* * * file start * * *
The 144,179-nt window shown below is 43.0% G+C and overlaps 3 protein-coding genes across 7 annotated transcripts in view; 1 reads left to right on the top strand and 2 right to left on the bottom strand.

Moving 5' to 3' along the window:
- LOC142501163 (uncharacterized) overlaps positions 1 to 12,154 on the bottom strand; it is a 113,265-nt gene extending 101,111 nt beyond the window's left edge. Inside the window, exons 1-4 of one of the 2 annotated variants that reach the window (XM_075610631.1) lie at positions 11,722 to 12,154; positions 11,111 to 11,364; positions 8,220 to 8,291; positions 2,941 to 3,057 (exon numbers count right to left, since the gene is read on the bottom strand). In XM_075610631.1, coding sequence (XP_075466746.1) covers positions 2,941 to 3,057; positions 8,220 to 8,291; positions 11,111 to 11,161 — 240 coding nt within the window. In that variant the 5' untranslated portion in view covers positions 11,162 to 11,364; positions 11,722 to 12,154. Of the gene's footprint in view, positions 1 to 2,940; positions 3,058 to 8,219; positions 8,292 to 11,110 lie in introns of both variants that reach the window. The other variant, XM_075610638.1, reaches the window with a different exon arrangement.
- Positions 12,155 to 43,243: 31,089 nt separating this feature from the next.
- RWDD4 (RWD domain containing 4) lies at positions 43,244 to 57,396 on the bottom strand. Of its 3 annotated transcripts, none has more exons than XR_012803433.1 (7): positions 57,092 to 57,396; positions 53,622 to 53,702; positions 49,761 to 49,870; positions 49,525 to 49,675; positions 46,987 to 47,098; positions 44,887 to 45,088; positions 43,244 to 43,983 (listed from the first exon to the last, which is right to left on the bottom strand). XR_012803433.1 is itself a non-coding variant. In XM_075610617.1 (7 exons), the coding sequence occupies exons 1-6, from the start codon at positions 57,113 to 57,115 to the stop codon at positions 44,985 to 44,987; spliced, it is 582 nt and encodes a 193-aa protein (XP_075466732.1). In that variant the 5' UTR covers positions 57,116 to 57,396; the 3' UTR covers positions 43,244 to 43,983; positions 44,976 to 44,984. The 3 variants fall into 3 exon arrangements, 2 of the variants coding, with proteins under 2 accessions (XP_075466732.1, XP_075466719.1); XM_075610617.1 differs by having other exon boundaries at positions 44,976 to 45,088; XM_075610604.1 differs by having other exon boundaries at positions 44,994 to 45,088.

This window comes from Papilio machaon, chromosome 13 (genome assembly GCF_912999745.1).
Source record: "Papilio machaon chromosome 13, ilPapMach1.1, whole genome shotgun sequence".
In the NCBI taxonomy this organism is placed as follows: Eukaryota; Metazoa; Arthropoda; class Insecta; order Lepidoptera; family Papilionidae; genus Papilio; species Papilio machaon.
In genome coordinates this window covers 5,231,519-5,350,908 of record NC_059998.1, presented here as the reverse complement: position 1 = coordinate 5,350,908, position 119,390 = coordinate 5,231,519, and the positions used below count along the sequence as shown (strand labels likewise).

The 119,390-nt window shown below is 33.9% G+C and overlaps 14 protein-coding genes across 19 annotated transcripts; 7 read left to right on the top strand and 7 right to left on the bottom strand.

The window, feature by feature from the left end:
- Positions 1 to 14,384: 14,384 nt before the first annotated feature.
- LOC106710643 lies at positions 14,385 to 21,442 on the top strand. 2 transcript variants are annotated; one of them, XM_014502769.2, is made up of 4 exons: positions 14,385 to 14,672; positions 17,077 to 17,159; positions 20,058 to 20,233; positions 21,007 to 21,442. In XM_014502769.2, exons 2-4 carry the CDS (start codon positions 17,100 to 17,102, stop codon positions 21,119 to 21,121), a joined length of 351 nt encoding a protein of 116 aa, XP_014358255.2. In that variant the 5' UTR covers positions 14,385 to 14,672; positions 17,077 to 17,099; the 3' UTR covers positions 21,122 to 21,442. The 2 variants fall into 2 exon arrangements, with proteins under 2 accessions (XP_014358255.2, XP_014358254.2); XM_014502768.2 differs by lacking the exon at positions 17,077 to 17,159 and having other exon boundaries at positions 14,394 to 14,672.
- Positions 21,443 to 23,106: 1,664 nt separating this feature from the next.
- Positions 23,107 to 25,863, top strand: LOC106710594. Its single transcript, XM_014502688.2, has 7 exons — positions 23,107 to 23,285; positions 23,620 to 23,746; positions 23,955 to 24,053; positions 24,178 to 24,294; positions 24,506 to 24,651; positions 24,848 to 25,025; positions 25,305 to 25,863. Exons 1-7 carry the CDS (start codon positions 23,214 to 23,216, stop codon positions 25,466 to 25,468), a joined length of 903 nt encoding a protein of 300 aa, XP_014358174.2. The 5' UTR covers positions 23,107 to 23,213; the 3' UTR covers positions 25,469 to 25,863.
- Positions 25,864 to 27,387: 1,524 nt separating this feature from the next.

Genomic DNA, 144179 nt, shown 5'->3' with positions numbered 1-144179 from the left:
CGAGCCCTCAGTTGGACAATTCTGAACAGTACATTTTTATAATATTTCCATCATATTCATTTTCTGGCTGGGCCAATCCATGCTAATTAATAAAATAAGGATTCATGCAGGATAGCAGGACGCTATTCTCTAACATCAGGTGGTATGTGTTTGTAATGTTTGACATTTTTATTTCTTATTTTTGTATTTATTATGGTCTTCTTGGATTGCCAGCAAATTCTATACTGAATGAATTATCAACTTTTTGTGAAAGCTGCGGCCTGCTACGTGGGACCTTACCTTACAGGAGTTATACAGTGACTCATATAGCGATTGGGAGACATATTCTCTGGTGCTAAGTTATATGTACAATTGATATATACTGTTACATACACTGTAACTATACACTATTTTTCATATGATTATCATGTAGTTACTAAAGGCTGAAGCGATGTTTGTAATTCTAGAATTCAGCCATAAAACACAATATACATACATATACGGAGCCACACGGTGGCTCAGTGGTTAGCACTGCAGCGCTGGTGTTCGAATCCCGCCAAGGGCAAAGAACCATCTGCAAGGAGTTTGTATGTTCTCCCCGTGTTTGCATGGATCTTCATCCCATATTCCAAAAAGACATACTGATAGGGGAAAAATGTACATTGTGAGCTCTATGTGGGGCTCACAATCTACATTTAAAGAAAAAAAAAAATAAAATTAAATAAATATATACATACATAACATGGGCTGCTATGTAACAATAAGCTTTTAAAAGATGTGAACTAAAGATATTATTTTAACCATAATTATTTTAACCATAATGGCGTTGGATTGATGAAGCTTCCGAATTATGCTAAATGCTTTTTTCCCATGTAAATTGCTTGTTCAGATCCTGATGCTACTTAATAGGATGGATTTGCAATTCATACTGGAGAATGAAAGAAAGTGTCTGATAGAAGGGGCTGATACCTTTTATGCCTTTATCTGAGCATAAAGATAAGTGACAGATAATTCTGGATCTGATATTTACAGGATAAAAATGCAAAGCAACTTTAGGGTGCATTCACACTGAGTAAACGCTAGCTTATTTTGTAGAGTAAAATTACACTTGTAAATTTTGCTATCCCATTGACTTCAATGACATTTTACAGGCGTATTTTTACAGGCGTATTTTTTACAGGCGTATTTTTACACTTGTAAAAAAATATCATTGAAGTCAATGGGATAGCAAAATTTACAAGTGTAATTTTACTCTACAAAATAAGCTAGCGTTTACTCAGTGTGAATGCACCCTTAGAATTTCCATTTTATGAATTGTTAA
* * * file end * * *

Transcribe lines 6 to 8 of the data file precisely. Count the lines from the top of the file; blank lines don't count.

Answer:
This window comes from Papilio machaon, chromosome 13 (genome assembly GCF_912999745.1).
Source record: "Papilio machaon chromosome 13, ilPapMach1.1, whole genome shotgun sequence".
In the NCBI taxonomy this organism is placed as follows: Eukaryota; Metazoa; Arthropoda; class Insecta; order Lepidoptera; family Papilionidae; genus Papilio; species Papilio machaon.